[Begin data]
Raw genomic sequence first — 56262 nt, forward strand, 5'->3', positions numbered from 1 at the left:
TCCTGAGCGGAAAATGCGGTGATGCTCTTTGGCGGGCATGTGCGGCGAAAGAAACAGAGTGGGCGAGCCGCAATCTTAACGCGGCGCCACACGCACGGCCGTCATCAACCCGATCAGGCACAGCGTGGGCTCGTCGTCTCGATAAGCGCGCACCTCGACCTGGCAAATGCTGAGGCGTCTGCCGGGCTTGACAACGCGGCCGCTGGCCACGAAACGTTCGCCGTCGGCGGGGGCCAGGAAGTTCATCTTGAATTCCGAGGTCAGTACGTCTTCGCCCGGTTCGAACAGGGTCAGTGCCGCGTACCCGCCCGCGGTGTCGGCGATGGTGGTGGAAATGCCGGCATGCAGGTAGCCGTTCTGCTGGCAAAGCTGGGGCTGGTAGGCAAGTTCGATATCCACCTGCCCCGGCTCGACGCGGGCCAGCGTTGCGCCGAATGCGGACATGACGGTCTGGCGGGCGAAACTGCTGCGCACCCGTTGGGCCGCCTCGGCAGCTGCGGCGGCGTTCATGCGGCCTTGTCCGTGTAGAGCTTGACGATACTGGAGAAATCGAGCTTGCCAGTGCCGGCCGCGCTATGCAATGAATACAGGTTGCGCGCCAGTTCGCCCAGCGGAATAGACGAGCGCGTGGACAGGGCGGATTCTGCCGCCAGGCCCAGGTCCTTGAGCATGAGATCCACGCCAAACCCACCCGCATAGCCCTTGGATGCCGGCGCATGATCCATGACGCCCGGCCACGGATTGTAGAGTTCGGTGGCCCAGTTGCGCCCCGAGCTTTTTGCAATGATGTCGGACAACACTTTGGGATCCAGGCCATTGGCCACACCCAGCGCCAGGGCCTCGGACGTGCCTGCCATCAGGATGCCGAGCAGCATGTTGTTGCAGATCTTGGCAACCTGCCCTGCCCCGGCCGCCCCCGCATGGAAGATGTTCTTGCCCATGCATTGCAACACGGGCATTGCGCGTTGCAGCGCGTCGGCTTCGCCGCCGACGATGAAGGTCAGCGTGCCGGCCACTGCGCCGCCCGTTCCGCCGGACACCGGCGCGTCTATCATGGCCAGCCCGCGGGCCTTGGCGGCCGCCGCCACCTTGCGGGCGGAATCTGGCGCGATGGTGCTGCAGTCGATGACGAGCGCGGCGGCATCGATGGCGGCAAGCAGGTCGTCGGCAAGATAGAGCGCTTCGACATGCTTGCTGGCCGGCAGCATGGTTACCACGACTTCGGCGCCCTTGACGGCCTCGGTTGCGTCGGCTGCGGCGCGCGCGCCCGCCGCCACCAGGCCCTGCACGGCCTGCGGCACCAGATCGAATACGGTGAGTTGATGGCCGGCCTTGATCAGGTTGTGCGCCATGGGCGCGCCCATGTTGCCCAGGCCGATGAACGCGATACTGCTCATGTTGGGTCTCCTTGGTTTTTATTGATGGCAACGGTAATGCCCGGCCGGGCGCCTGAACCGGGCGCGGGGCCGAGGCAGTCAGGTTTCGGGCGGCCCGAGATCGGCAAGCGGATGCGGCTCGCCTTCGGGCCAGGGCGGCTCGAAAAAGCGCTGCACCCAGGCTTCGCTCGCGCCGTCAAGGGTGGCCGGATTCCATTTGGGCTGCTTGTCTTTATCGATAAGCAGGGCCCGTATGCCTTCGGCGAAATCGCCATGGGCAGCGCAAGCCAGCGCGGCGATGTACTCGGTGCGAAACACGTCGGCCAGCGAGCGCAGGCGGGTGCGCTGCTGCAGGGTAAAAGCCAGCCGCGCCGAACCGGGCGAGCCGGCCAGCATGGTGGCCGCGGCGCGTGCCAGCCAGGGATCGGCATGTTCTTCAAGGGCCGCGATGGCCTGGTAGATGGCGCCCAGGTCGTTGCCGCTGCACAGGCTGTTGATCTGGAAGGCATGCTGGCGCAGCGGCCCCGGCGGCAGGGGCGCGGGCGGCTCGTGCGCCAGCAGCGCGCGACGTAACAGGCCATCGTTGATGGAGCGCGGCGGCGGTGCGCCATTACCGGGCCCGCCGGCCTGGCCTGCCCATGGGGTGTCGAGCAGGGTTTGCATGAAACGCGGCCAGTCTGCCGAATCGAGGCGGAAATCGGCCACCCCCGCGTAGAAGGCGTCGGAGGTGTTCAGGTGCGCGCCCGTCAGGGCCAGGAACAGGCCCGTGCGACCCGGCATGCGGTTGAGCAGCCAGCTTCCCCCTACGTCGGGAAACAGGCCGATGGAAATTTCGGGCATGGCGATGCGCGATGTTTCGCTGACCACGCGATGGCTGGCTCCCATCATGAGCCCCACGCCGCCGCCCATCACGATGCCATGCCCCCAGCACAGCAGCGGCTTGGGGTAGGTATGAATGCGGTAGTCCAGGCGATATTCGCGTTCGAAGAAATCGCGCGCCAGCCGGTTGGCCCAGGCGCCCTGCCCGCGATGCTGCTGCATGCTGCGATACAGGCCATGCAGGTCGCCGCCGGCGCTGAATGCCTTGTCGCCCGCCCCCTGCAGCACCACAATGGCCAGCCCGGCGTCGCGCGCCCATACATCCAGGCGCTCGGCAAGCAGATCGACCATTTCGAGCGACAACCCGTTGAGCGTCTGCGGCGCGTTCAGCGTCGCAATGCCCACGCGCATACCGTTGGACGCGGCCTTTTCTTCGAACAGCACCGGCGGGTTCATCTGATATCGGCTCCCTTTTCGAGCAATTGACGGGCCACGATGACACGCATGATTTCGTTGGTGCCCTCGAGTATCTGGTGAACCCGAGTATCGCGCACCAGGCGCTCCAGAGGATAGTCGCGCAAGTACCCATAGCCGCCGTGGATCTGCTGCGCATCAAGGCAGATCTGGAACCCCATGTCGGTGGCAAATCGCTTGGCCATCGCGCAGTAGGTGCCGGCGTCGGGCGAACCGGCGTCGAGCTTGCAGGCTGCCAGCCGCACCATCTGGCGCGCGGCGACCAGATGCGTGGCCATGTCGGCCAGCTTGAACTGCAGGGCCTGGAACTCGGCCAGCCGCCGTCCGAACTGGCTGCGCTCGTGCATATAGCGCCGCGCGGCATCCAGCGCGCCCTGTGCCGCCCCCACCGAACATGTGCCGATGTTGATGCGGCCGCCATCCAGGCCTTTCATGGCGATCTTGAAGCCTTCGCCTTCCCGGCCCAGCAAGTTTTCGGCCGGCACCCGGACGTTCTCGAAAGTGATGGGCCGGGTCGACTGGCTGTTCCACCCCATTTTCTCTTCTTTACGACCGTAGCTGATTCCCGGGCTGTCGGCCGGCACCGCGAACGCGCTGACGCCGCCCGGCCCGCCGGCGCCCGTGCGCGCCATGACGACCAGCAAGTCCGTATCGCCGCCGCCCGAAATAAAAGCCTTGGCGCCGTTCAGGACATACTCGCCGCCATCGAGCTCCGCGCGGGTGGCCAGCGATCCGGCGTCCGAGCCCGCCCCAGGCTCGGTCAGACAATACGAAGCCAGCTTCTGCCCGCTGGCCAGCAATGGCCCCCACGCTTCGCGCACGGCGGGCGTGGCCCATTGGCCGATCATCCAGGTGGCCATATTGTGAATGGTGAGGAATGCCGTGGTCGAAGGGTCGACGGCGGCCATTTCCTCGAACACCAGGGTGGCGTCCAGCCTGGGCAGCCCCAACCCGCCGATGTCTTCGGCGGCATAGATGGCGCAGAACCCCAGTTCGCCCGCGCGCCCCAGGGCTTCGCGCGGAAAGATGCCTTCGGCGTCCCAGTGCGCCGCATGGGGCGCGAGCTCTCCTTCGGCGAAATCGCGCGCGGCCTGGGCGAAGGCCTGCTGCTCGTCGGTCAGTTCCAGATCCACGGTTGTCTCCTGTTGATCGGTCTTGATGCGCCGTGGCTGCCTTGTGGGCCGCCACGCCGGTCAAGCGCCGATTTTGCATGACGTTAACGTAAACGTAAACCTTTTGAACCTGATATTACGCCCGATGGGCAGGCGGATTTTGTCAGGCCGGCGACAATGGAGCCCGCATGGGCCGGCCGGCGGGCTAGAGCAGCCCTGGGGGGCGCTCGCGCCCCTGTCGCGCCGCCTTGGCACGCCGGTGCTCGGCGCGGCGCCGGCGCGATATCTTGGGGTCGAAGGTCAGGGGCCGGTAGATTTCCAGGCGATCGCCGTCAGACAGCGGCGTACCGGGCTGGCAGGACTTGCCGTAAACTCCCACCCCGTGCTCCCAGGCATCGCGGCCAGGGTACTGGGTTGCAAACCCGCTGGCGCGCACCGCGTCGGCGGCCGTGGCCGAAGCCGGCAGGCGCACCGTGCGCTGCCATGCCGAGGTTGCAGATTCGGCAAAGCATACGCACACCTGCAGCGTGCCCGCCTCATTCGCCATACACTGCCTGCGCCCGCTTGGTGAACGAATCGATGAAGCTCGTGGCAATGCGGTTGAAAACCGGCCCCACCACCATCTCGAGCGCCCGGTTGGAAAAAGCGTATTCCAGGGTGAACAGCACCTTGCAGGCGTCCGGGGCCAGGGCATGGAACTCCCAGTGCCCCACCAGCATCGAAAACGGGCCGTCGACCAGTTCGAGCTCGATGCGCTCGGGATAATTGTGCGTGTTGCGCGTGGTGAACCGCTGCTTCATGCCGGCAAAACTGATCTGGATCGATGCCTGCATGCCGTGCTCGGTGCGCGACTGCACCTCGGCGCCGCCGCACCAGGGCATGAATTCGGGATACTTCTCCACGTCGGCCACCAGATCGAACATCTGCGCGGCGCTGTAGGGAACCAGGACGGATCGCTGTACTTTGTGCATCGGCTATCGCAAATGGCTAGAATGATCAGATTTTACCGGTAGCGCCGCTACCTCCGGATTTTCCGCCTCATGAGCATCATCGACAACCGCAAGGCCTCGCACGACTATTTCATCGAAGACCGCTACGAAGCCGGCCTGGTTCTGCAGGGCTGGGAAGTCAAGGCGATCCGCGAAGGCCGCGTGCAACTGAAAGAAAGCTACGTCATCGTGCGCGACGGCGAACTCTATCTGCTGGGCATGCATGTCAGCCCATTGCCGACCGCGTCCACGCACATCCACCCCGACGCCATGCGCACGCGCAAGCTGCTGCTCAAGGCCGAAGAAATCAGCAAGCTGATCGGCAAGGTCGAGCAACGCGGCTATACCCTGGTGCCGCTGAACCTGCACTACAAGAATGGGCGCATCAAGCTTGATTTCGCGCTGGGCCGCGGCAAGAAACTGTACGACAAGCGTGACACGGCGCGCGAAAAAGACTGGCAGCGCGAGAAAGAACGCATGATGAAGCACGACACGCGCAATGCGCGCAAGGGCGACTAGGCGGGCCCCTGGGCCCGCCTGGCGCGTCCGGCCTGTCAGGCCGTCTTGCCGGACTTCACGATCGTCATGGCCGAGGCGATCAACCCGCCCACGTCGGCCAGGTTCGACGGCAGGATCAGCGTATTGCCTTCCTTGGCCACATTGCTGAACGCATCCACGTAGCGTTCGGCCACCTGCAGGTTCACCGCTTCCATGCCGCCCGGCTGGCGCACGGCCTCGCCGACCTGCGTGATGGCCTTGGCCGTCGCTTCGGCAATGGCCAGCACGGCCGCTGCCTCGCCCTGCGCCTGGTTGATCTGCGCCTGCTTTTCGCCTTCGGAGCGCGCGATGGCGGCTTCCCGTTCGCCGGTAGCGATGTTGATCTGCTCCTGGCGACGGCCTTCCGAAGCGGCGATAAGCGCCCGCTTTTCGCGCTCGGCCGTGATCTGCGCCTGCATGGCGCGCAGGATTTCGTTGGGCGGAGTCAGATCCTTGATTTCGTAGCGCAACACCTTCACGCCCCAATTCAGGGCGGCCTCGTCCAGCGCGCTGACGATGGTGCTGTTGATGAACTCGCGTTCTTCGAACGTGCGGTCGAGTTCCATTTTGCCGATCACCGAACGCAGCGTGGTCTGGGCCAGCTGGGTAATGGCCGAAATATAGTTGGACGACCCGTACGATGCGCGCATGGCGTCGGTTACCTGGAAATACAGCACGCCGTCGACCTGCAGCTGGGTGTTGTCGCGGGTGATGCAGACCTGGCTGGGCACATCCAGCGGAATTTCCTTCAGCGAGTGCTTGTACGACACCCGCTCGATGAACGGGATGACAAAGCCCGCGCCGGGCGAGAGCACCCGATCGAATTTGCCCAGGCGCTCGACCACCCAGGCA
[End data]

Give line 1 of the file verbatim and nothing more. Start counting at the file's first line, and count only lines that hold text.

Raw genomic sequence first — 56262 nt, forward strand, 5'->3', positions numbered from 1 at the left: